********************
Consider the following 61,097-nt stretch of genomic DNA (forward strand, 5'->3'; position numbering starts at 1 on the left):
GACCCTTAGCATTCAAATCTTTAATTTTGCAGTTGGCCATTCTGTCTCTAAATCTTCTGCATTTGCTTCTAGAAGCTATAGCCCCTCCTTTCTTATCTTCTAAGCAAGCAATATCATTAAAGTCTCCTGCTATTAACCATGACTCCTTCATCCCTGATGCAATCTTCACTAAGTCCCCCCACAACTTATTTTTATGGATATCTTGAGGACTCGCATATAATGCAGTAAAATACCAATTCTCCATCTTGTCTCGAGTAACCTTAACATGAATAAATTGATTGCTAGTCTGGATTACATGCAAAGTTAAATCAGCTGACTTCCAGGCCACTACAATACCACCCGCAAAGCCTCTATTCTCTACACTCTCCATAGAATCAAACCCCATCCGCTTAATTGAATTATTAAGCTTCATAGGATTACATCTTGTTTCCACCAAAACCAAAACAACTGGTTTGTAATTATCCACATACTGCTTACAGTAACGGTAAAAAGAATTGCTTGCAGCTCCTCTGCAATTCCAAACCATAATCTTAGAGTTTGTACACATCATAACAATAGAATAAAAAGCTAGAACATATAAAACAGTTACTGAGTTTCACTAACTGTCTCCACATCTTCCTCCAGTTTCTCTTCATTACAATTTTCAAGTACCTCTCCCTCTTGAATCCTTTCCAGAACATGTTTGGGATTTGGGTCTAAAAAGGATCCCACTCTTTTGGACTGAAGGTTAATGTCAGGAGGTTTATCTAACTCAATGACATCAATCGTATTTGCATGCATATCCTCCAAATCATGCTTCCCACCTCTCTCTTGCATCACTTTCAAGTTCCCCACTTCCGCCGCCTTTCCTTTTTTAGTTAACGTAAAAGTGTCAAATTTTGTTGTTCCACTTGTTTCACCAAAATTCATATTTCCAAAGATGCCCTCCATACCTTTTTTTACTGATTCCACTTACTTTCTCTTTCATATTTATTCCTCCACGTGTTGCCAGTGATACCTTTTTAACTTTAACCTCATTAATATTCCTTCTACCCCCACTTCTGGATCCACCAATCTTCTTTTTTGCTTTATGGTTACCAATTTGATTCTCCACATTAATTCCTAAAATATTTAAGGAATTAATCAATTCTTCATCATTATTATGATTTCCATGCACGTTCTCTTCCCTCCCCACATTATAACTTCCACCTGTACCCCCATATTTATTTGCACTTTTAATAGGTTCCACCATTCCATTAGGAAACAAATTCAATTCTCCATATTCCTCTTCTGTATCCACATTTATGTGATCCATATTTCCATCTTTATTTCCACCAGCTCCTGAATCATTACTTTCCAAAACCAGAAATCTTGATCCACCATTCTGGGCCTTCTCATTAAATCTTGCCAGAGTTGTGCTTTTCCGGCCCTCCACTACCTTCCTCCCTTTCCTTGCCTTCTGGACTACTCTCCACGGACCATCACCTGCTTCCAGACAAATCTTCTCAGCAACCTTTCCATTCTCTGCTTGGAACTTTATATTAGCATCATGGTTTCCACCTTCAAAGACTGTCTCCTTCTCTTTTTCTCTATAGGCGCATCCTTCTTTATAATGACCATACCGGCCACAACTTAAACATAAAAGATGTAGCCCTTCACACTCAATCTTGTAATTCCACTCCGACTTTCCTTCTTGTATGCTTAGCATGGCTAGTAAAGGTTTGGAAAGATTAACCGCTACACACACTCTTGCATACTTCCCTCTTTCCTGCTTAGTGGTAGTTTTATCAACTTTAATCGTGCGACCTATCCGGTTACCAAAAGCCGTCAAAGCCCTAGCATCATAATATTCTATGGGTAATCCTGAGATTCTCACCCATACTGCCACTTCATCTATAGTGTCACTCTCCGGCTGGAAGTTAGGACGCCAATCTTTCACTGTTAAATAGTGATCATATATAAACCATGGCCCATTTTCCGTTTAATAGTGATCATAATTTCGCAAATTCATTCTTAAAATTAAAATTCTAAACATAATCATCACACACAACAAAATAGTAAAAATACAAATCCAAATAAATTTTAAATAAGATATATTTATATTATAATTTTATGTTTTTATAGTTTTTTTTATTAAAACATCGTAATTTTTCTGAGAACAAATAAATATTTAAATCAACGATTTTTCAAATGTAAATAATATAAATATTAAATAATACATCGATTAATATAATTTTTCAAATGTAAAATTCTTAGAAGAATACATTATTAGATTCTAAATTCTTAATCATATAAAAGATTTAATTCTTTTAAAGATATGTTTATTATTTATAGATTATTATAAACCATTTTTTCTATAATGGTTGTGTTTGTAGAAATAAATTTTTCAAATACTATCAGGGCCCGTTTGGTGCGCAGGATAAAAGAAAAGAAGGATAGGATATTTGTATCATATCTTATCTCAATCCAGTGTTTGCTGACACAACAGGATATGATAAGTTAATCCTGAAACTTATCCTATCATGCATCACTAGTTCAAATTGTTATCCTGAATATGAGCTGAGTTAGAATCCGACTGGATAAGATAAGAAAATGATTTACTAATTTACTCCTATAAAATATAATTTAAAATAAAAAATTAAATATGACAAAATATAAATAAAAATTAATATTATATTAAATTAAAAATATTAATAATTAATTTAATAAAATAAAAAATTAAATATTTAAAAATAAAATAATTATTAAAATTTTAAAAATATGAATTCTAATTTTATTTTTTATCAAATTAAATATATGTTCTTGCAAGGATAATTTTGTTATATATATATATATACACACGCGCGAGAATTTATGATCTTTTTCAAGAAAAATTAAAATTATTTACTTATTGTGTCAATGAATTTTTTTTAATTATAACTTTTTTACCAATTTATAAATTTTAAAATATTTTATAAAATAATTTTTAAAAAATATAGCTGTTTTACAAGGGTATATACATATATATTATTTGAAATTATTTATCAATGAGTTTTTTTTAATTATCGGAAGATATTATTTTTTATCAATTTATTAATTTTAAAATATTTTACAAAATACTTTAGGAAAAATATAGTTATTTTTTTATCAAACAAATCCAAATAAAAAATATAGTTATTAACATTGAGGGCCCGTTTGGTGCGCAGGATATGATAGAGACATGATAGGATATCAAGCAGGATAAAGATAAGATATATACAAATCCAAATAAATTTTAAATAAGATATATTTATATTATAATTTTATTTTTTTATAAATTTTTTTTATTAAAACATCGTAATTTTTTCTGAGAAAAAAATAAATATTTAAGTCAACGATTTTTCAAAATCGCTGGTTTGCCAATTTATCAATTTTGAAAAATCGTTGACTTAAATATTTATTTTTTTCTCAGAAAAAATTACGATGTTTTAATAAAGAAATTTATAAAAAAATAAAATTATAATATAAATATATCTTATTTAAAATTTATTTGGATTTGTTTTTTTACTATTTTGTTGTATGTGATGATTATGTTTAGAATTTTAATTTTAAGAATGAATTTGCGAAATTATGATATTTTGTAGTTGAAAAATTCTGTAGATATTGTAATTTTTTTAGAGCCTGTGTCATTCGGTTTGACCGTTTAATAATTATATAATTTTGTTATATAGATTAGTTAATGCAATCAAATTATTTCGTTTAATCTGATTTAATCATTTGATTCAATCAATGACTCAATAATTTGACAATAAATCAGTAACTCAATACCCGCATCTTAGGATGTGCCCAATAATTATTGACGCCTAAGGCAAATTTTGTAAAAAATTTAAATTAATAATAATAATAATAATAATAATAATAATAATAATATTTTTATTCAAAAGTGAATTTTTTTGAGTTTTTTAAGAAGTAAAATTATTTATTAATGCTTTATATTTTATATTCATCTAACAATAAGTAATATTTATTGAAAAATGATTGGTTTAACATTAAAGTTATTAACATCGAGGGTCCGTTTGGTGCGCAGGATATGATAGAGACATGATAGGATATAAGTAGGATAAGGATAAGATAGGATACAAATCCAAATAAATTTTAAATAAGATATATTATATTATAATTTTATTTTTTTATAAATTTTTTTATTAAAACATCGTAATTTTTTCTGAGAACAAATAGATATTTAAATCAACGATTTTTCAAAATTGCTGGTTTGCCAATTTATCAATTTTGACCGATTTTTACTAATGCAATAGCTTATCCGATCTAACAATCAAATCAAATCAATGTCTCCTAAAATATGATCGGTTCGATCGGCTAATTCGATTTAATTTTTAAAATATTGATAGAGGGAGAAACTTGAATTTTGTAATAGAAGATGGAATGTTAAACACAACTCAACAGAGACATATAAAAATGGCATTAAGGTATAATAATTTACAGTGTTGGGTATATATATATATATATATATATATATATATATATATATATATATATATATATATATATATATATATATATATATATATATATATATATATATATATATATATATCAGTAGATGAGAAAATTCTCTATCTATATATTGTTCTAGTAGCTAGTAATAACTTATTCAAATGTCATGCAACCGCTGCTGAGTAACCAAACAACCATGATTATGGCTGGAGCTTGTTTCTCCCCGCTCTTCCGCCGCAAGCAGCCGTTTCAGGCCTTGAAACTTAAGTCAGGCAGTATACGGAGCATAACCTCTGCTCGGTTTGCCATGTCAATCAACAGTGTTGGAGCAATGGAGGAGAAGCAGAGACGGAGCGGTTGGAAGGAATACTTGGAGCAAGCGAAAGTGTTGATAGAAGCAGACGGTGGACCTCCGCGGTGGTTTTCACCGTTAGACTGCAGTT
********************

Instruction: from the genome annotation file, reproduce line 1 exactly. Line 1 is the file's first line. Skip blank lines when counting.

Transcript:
Consider the following 61,097-nt stretch of genomic DNA (forward strand, 5'->3'; position numbering starts at 1 on the left):